Norway massacre: Tape of Breivik call to police aired

A passport photo of Anders Behring Breivik in 2009
Image caption A passport photo of Anders Behring Breivik in 2009 has been released

Norwegians have for the first time heard the voice of self-confessed mass killer Anders Behring Breivik after his first call to police was broadcast.

Introducing himself as a "Norwegian anti-communist resistance commander", he says he wants to surrender, but hangs up when asked to give his number.

After the call, he resumed shooting people at the island summer camp of Norway's ruling Labour Party.

Breivik killed 77 people and injured 151 in the attacks on 22 July.

The carnage, which he sought to justify as "necessary" for the salvation of Norway and Europe from Muslims and multiculturalism, traumatised the nation.

He is due to go on trial on 16 April, pending psychiatric tests.

'Operation over'

Breivik has admitted that, disguised as a police officer, he planted a car bomb that exploded close to government offices in the capital Oslo, killing eight people.

He then drove to the island of Utoeya, where the summer camp was being held, and shot dead 69 people, most of them teenagers.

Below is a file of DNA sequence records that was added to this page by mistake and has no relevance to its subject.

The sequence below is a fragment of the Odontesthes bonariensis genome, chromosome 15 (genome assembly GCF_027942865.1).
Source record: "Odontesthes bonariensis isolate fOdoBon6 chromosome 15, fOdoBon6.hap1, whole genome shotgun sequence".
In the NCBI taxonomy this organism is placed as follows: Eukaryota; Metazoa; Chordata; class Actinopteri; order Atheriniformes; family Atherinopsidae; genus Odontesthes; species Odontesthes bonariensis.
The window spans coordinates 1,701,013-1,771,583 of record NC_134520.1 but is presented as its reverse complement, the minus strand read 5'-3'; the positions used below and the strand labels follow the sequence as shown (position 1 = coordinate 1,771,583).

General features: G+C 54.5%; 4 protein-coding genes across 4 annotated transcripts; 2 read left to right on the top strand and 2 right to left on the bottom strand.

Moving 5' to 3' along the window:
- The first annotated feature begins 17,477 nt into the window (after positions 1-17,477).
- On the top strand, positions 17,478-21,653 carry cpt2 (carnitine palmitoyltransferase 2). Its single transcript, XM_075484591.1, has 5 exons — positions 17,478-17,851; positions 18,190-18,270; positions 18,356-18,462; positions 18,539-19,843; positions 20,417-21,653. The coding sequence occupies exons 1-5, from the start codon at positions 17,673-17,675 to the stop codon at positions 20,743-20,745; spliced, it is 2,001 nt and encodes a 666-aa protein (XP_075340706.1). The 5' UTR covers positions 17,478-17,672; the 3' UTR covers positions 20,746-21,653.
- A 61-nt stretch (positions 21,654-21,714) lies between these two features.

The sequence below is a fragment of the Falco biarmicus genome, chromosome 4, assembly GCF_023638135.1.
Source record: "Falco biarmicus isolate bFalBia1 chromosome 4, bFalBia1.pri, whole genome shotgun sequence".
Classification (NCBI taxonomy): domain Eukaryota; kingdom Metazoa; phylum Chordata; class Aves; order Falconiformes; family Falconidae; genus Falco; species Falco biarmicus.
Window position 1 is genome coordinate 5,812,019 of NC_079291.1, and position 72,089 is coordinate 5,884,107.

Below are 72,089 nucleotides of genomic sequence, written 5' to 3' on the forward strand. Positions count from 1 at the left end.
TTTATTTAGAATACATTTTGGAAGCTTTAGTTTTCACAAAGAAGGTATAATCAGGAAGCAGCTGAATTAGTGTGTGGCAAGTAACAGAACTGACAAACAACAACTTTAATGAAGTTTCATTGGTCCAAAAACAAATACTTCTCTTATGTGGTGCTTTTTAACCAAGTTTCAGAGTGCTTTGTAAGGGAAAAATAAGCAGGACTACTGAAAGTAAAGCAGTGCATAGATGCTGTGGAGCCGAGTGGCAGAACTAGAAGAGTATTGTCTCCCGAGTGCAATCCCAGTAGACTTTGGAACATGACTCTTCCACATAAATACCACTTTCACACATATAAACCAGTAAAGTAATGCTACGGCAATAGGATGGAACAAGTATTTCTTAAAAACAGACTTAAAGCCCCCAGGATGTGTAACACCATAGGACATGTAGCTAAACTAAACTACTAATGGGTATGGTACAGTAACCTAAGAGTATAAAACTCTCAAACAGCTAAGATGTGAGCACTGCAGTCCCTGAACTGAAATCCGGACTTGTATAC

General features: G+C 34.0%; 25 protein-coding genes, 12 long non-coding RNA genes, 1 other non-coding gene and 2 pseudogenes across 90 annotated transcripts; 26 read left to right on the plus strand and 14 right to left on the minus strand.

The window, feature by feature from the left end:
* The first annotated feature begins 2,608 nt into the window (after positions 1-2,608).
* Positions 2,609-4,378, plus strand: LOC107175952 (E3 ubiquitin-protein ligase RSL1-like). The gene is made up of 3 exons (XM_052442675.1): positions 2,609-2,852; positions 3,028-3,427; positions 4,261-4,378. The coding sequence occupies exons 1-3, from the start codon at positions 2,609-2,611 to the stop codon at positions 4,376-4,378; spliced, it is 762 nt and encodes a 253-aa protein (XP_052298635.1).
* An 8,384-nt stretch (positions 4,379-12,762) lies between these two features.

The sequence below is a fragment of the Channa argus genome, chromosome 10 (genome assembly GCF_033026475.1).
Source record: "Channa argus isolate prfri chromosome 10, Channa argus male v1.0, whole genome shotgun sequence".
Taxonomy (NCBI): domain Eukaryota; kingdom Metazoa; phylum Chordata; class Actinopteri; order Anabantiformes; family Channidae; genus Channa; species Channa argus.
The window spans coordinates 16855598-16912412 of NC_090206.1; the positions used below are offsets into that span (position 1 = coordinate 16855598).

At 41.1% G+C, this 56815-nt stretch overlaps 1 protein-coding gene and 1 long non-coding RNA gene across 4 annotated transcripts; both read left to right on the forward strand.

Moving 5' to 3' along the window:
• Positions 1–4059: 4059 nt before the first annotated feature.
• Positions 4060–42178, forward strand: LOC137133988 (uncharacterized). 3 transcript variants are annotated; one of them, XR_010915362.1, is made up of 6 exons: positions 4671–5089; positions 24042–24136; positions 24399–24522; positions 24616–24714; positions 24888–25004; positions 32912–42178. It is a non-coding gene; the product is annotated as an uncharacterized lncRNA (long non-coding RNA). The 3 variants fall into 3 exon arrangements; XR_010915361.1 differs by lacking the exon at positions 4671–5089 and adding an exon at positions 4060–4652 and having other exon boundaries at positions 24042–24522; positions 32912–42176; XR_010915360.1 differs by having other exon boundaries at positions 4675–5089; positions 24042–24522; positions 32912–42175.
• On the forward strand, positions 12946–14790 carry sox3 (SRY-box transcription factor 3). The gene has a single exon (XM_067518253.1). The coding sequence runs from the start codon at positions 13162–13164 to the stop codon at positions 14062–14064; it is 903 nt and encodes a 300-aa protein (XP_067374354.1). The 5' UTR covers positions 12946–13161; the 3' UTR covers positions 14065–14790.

It was from Utoeya he made his calls to emergency services.

In his first call at 18:00 local time, which lasts just a few seconds, he gives his name and says he is calling from Utoeya and wants to surrender, without explaining why.

He hangs up when police ask for his phone number.

At 18:26, after further shooting, he calls back to say he has completed his "operation" and wants to surrender. Only a transcript of that call is available.

A recording of the first call was broadcast by Norwegian commercial TV channel TV 2 on Tuesday.

Speaking to TV 2, lawyer John Christian Elden, who represents Breivik victims, said people affected by the attack would not have been "very happy to hear his voice broadcast into their living rooms".

Breivik's lawyer, Geir Lippestad, said it was difficult to understand why his client had continued shooting after offering to surrender in the first call.

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